Ponce City Market, the multi-use project housed in the former Sears, Roebuck & Company warehouse on Ponce de Leon Avenue, is one of the most discussed, written about and heralded developments in recent memory. In many ways the two-million-square-foot development, a joint venture between Atlanta-based firms Jamestown Properties and Green Street Properties, is an exemplar of Atlanta’s new focus on its urban core. Accentuated by its location on the first completed segment of the Atlanta BeltLine — Atlanta’s other much talked about major urban project — Ponce City Market promises a new way to look at Atlanta.
To outsiders, it is clearly the dawning of a new day in a city long disparaged for its car-dependent culture and lack of defining character. And while the city has always had an urban culture that is perhaps a little hard to see, the project clearly represents a new direction. Jamestown, the developer of Chelsea Market in New York, is well known for its sophisticated high-end historic renovations and mixed-use developments. Ponce City Market houses the company’s primary corporate offices and serves as its flagship project. This has meant that it has focused a good deal more attention on design and tenant mix than might ordinarily be the case with a typical commercial project. (S9 ARCHITECTURE were the design architects, and Surber Barber Choate + Hertlein were the architects of record.)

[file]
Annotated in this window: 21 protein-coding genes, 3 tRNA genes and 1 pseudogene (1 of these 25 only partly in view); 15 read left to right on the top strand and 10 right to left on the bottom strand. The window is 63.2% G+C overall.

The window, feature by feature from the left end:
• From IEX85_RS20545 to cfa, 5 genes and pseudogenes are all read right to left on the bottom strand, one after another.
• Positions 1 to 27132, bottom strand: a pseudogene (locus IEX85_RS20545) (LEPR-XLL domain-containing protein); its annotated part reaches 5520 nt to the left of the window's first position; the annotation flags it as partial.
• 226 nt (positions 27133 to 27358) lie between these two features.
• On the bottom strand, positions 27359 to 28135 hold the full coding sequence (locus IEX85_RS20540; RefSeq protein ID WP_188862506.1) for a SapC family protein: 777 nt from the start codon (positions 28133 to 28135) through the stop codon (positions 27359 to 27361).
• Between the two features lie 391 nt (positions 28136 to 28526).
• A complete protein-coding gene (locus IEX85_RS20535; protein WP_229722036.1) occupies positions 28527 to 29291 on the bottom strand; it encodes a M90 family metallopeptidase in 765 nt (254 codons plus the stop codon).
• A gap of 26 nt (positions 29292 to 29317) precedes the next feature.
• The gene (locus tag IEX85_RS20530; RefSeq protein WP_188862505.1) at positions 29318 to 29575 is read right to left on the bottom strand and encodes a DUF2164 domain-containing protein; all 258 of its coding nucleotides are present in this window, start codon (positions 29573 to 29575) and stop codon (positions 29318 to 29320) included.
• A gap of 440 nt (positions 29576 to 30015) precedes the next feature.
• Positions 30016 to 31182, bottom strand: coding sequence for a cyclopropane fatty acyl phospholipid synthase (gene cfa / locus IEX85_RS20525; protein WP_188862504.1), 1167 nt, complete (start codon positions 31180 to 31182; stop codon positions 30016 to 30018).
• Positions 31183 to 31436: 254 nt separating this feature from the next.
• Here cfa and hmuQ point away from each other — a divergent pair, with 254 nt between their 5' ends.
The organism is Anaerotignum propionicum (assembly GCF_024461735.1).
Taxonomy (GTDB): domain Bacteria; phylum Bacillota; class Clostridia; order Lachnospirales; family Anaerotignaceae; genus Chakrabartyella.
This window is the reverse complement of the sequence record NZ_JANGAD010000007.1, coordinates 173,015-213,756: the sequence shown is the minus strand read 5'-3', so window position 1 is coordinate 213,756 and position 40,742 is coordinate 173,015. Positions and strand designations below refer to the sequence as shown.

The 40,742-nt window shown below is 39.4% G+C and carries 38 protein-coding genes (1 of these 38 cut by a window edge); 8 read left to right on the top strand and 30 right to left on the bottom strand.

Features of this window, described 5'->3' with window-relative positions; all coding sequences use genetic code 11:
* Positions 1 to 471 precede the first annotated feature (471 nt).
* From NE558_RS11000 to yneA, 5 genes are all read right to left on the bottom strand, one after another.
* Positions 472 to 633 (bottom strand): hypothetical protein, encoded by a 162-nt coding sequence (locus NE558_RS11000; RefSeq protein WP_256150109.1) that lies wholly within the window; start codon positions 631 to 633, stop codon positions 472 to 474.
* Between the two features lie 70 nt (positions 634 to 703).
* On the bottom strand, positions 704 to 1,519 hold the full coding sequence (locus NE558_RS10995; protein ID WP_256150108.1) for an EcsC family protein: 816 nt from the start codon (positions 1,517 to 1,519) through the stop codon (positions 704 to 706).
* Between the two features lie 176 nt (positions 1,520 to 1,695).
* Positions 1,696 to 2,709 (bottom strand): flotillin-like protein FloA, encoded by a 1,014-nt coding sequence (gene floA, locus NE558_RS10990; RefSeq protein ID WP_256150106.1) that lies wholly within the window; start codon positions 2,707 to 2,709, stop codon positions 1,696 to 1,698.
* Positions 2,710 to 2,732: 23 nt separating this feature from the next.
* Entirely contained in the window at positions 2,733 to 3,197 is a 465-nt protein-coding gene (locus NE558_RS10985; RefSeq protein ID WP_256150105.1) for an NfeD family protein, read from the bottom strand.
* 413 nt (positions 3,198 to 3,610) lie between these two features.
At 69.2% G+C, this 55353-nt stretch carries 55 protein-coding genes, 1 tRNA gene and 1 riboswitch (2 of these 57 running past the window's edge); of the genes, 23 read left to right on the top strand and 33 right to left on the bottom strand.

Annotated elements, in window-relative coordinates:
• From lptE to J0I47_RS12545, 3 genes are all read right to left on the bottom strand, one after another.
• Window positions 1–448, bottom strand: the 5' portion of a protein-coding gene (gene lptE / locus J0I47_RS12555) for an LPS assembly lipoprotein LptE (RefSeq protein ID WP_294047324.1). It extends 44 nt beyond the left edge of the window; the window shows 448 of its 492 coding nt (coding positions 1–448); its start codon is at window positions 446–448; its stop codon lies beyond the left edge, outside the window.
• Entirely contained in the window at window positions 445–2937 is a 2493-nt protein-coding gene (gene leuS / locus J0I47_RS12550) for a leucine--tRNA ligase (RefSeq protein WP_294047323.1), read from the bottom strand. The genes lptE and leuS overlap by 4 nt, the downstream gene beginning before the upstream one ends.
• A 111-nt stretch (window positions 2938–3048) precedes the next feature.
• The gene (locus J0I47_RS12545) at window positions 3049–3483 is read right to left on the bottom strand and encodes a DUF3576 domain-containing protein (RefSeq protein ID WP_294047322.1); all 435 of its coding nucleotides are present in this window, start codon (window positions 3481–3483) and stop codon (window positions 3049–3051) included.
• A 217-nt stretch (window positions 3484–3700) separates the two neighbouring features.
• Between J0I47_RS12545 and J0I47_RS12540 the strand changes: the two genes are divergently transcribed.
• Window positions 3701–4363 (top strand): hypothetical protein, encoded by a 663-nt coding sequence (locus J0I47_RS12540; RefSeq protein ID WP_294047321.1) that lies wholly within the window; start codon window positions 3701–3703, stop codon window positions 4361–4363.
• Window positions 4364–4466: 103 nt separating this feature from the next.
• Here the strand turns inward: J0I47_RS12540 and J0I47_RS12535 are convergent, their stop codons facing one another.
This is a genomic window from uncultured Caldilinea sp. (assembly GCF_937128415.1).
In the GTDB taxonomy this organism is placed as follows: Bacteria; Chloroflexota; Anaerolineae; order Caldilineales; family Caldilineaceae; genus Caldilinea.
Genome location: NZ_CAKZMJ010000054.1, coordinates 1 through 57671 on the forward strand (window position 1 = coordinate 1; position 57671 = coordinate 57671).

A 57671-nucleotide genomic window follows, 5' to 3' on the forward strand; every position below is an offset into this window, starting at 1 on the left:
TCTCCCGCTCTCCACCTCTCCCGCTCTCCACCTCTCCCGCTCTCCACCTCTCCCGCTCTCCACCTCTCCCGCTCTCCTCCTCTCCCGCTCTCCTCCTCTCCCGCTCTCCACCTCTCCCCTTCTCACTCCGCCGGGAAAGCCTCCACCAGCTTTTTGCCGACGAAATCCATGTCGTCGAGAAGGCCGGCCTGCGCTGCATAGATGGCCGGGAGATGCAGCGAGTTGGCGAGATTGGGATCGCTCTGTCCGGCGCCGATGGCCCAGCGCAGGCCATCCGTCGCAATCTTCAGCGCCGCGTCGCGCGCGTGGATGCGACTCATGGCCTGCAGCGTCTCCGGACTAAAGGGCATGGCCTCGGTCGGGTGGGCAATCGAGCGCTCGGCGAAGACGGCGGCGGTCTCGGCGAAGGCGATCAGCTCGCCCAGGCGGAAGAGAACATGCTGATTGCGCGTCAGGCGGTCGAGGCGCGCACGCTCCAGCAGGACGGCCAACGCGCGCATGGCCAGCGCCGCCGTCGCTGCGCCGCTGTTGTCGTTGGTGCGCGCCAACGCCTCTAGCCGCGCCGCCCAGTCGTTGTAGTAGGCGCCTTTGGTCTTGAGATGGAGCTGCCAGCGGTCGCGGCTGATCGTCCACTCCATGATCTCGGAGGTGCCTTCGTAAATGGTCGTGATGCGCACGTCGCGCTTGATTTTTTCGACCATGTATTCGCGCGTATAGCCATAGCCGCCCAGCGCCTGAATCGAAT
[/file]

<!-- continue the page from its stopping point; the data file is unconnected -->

It is this attention to detail, reflected in every aspect of the building — materials, graphic design and landscape — that sets the project apart. High-end wood and metal surfaces, extensive design attention in signage and wall graphics and green-friendly landscape (including an extensive green roof) are some of the hallmarks of the development.
The complex is essentially a state-of-the art retail, office and residential environment hosted in an historic shell, a building type that has received increasing attention as development returns to traditional city centers. The structure — built in 1926, expanded over the years and most recently occupied by City of Atlanta agencies — is not overly sanitized and mostly kept intact, hard edges and preserved peeling paint revealed.
This coy embrace of the future-past is for the most part successful, though perhaps a bit overwrought. Its “authenticity” is almost frantic in the retail areas of the building, where semi-retro graphics and broken concrete scream, “This is not a shopping mall, but an authentic urban experience.”
I found it interesting that, so far at least, none of the retail shops or restaurants has even incorporated the ubiquitous trend of digital signage in their store designs. Seemingly hand-painted menus and directional signage replace the usual changing video message boards.
The place is, by definition and design, a hipster haven. The dining options are a mix of local and national chef-driven, one-of-a-kind or rare second restaurants. The retail is mostly safe but fashionable chain stores, sometimes the first in the city.